SARA LIPKA: We are here today with Freeman Hrabowski, president of the University of Maryland-Baltimore County. Freeman, thanks so much for joining us.
FREEMAN A. HRABOWSKI III: Delighted to be here.
SARA LIPKA: Now, you have the Meyerhoff Scholars Scholarship Program on your campus.
FREEMAN A. HRABOWSKI III: Right, right.
SARA LIPKA: And that involves financial aid and a summer bridge program, lots of advising, and support, and the results have been very good.
FREEMAN A. HRABOWSKI III: Right.
SARA LIPKA: Is that the recipe for success, for student success? Or how is it that the model works so well?
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But I think what's really exciting is we've built other models that focus on the same principles. And this is for people in the humanities, our Dresher Humanities Scholars, and our Linehan Artists Scholars, and our Sherman Scholars in teacher ed for people in math and science, all the way to our CWIT Scholars, young women in science, and particularly in engineering, in the Center for Women in IT.
And in all these programs, the emphasis is on building community among students and in living-learning floors, where they are learning a lot about collaboration, academic collaboration. And the focus for the campus now is on connecting every student to some group.
And so what we learned in the early years from Meyerhoff we're now using with students across the board, across disciplines, in the arts, humanities, social sciences, as well as science and engineering. It's working so well that about 40 percent of the students go immediately to grad school, and that's of all races, and graduation rates have improved tremendously. And we have visitors from campuses around the country and from other countries regularly.
SARA LIPKA: To what extent is there a challenge of stereotype threat with some of these programs, that you're delivering the message to students, implicitly or explicitly, that you are underrepresented, you might be at risk, you need some extra help?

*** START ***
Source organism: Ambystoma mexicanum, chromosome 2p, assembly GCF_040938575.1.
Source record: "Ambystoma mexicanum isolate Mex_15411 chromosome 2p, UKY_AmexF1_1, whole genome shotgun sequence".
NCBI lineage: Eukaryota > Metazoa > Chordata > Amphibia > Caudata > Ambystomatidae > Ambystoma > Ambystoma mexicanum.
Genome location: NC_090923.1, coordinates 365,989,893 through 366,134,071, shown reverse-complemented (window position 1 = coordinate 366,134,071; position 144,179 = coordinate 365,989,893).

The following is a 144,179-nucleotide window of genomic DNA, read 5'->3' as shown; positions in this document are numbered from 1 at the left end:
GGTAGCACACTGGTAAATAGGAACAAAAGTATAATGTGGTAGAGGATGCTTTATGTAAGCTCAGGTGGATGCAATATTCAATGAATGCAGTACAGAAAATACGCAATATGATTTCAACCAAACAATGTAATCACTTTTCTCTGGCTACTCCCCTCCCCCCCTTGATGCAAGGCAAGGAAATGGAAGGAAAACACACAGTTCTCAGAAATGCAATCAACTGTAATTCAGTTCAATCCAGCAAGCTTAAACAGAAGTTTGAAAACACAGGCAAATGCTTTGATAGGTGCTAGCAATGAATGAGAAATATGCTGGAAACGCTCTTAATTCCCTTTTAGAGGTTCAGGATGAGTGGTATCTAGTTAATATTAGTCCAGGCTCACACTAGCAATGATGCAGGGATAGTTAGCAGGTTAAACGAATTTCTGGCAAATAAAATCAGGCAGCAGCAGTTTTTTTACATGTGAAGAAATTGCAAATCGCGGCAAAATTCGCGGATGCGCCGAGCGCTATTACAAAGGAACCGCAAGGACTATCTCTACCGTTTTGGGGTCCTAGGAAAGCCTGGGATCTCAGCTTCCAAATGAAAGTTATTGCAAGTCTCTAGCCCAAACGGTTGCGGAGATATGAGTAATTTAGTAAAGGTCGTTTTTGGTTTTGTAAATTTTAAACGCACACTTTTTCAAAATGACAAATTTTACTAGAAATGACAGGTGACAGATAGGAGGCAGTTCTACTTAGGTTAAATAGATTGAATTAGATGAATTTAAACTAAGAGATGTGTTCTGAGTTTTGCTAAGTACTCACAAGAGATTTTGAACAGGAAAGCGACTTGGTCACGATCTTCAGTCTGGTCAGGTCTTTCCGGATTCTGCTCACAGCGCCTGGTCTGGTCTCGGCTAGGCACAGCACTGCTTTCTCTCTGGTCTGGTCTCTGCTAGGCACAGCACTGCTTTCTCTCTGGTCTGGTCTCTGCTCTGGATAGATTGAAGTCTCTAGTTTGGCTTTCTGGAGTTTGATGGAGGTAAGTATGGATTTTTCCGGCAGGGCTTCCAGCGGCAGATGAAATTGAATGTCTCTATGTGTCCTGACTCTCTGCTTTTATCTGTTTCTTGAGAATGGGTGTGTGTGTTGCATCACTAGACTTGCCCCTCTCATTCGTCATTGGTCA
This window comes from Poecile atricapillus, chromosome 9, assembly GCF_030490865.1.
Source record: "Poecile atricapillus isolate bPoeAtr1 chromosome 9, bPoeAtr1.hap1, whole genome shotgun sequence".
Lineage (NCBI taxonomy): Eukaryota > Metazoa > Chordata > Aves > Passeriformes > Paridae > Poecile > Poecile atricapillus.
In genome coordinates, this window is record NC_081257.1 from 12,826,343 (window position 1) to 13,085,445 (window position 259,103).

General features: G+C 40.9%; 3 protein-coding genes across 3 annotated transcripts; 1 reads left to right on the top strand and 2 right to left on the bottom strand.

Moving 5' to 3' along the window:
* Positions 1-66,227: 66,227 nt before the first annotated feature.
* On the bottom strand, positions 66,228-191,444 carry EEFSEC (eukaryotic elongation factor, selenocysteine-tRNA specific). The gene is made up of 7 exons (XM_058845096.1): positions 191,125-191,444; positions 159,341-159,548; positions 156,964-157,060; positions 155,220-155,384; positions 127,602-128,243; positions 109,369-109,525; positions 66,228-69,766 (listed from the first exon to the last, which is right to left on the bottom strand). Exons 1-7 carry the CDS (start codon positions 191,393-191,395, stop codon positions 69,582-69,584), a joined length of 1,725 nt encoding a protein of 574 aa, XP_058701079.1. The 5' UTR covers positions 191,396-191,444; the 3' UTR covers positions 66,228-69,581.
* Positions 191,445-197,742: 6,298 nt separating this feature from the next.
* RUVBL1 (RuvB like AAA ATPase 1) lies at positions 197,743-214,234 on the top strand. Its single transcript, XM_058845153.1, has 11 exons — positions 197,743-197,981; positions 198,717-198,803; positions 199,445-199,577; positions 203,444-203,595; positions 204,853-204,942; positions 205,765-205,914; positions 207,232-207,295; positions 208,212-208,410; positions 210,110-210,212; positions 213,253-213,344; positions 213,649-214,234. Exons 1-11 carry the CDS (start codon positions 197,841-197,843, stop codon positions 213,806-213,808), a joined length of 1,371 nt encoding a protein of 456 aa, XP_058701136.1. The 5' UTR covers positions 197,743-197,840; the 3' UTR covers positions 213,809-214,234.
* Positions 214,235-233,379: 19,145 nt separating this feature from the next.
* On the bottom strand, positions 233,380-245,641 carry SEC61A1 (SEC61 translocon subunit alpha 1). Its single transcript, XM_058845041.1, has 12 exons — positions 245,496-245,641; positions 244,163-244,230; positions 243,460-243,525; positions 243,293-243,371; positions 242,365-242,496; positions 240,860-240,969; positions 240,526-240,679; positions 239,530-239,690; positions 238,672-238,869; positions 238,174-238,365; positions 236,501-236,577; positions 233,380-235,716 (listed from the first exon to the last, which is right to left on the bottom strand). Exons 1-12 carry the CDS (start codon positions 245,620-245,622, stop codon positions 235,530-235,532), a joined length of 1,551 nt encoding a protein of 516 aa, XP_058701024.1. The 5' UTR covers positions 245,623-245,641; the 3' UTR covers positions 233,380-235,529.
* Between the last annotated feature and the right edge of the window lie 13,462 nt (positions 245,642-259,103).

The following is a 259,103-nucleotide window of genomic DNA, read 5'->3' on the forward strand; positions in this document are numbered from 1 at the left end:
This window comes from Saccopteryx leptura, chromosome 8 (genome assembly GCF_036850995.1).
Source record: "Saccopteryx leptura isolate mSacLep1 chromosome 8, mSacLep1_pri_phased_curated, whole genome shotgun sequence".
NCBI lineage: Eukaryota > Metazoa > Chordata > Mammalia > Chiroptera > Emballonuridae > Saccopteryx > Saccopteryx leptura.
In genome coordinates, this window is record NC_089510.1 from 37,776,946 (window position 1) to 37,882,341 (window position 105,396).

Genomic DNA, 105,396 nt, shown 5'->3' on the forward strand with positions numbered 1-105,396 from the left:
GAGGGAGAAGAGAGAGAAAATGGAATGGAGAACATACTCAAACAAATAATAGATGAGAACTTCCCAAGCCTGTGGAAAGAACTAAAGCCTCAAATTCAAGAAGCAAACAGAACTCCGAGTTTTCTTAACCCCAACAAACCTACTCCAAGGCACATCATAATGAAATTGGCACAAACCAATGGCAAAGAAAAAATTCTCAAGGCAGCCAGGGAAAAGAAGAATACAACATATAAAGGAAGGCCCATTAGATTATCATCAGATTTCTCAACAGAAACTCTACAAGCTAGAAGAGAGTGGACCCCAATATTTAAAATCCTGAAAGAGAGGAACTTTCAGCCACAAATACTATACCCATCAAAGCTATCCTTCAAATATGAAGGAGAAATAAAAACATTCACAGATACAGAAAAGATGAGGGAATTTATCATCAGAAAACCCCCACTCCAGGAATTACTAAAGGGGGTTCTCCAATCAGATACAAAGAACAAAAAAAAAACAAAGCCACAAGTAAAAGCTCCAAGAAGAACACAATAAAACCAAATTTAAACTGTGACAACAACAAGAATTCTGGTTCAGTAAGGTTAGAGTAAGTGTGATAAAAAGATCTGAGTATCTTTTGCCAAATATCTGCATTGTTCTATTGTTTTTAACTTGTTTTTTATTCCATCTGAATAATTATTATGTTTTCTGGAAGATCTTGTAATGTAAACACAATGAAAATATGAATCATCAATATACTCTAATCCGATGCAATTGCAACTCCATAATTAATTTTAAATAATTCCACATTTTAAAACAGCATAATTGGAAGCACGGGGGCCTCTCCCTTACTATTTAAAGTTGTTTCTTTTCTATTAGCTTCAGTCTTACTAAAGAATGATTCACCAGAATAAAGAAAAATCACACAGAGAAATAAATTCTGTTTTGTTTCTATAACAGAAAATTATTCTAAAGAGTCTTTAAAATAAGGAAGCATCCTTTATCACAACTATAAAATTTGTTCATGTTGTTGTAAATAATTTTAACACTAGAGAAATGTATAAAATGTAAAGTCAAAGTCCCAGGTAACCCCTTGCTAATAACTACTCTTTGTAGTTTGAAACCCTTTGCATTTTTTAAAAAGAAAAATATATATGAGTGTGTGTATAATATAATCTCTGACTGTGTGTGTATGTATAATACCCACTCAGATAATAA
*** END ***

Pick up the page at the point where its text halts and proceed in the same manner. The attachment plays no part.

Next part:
FREEMAN A. HRABOWSKI III: Right. You know, I find that students of all backgrounds really need support. If you look at students of any race at our colleges and universities around the country, including those at the most socially prestigious institutions in our country, you will find that large percentages don't necessarily succeed in science and engineering.
All you need to do is look at the report that I chaired for the National Academy of Sciences, and you'll see 20 percent of blacks and Hispanics, but only 32 percent of whites, and 40 percent of Asian-Americans who begin with a major in science and engineering graduate with a major in those areas. And large numbers of the students who don't graduate had very high test scores and grades.
So my point, as somebody who's been teaching math and thinking about these issues for 40 years, is that students of all backgrounds need support, not just in science and engineering. I think one of the reasons that wonderful liberal-arts colleges are so effective is that they do give a lot of support to all of their students across disciplines.
I think we in research universities, like UMBC and others, can learn from that, and this is what faculty at UMBC work to do. Whether they're talking about students in the humanities or in engineering, we are working to support our students. And in all of these programs, these communities of scholars, the idea is not that they simply need help, because all human beings need help in one way or another. It's silly to think otherwise.
We are teaching them to use a strengths-based approach. How do they take their strengths and put those strengths together to build synergy so that they can be much better as a group than they would be as separate individuals?
SARA LIPKA: What about the students on campus who are not part of a scholarship program, who don't have that extra advising and mentoring? What about them? Are there lessons in these programs for them, or can these programs be extended to a whole campus?
FREEMAN A. HRABOWSKI III: Excellent question. And that's where we have redesigned courses in general across a number of disciplines in the first year and now the next year. That's why we have these wonderful innovation funds designed to allow faculty across disciplines to infuse community service into the courses, to infuse additional redesigning techniques into a lot of courses that will allow students to work in groups, all right.